Saturday 22 February 2020

Brecon Museum Part I

We went to auction at Brecon yesterday, and afterwards we went on to the Museum.  We have been on the look out for the museum at Brecon to re-open for a long time now (it was closed for more than 3 years for a renovation and extension project.  It now has the Brecon Library under the same roof.  However, a severe lack of signage and the incorporation of an art gallery made negotiating it rather difficult - they definitely need signage - for a start to say which door leads to the bloomin' museum!!  The original glass front doors now shut to public, which seems daft . . .  It was very disjointed too - no flow to it whatsoever.

Firstly these wonderful Welsh love spoons formed part of the original Rural Life display.  I think they have more on display now and oh my goodness, the quality of this work is just amazing.  The ones with chain links (wooden) were all carved from one long piece of wood.

As well as the spoons there were pieces to fit in stays/bodice (whale bones later used) and some other more random pieces of craftsmanship - all given as love tokens.

A lovely old Welsh dresser showed a wonderful selection of Welsh treen items for the dairy and kitchen - all hand made of course.

A double and two single spoons.

Sarah Jones was very diligent as was Mary Thomas, below.

More lovely examples of craftsmanship - close up of the writing on the one on the left below.  I love the knife, fork and spoon on the one on the right!  SO cleverly done.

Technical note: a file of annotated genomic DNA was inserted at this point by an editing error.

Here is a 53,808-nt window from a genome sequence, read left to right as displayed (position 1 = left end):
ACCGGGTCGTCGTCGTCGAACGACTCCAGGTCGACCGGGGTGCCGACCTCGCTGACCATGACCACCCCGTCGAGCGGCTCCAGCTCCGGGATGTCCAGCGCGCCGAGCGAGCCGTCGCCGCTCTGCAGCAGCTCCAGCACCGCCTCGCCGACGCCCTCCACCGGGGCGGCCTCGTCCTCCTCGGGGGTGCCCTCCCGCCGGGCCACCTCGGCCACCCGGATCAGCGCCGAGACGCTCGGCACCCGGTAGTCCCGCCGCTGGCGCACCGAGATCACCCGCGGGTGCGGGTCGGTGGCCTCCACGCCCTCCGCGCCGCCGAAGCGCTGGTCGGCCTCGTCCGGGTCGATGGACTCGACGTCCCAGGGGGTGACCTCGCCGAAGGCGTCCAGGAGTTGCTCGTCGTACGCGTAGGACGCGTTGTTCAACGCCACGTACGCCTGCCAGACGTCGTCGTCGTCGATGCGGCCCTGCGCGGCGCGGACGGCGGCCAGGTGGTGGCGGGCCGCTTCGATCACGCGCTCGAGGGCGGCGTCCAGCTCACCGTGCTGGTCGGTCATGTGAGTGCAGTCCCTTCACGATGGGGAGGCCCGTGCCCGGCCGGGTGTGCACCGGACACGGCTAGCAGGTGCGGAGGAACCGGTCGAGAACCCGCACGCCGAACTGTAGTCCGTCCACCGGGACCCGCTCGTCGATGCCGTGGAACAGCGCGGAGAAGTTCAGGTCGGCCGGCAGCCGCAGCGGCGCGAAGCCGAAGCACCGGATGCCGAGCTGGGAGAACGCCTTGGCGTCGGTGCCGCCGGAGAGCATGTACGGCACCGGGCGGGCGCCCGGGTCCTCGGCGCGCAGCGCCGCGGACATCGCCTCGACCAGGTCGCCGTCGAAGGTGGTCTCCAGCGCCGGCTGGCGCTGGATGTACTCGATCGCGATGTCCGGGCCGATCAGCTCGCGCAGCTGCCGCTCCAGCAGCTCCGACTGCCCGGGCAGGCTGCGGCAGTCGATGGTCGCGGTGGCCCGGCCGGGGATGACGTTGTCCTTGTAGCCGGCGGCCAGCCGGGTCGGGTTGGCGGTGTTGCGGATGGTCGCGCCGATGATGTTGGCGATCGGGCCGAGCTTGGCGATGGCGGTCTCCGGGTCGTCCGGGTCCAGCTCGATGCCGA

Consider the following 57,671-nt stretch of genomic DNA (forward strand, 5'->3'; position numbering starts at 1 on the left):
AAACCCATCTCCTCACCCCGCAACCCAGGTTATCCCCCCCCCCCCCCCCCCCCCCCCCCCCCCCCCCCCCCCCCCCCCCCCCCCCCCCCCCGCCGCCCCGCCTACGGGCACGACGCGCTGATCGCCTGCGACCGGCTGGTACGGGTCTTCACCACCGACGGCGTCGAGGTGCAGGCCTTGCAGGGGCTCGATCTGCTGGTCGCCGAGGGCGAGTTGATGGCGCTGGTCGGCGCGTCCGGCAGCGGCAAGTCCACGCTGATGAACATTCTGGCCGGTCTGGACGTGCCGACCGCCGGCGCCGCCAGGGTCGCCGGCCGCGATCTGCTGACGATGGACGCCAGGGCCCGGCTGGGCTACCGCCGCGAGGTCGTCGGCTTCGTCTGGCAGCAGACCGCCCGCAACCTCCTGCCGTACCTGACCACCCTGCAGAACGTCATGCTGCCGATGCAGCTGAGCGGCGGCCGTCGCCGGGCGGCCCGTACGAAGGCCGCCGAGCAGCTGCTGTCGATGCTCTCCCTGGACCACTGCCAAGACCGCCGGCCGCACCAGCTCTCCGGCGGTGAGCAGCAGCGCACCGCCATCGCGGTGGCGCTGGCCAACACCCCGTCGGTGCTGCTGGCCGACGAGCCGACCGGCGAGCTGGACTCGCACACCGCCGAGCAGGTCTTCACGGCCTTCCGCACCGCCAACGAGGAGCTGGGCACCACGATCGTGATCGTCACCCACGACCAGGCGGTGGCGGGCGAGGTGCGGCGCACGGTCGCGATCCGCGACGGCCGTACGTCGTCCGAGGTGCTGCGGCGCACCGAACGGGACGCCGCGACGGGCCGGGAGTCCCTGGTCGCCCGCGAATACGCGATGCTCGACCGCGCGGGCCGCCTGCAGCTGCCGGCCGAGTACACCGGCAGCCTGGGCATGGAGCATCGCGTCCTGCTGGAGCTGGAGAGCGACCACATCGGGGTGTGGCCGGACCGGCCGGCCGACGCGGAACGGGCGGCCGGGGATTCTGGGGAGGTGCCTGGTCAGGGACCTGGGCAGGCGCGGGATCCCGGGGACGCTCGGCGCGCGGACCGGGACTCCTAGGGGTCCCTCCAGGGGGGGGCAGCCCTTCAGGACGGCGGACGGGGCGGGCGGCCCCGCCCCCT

This reads" Mary Davies.  Coed (wood) Lland-y-vailay Vach.  March 1st 1643.  Amazing that it has survived, but I imagine it was much treasured and passed down through the family.

A wonderful puzzle? piece, again all carved by hand in such intricacy.

Miniature examples of  furniture.  Apprentice pieces or just the work of many winter's nights by the fire?

Stumpwork (probably 17th C looking by the design) - so the women's skills with a needle were represented too.

In the children's section - I used to have a little tinplate set like this - it was from the Queen's Coronation.

Some wee dolls - the one on the right looks a bit grumpy!

Finally, soft toys .

Off for a bath now as I am very sore from a visit to the Chiro today to put back my neck (it would be the arthritic part that fell foul of my fall) and lower back.  Hopefully it will remember where it should be tomorrow and bits will have stopped aching.


  1. Call me old fashioned but I love disjointed museums. I don't like to be told what to be interested in, so I like things jumbled up.

  2. Um, this was just a little "where the hell do you go?" Lots of brown doors with nothing on them bar a handle!!

  3. Beautiful patient work, and so decorative Jennie. You can imagine them working in the evening by firelight.

  4. Fascinating items in the museum and what skill the makers had. Thank you for the photos. I hope a bath sorts out the aches and pains.

  5. You took us on a wonderful tour of the museum, it was a joy to see the craftsmanship and skill of the wooden exhibits. I wish I had room for a Welsh dresser in my little cottage.

  6. I really enjoy your trips to the museums. Love things made of wood and the detail is amazing on those items. In the third picture, the fourth piece from the left looks like a crochet hook. My favorite is the miniature chairs and table. Thanks for sharing!

  7. What a lovely selection of items - thanks for all the photos :) I particularly like the Welsh Love Spoons. I do hope you have stopped aching today.

  8. Signage is a very good thing.

    Lots of wonderful displays. Love the spoons.

    God bless.

  9. Such beautiful objects in the museum, thank you for the guided tour. I do hope your back and neck are a bit happier now.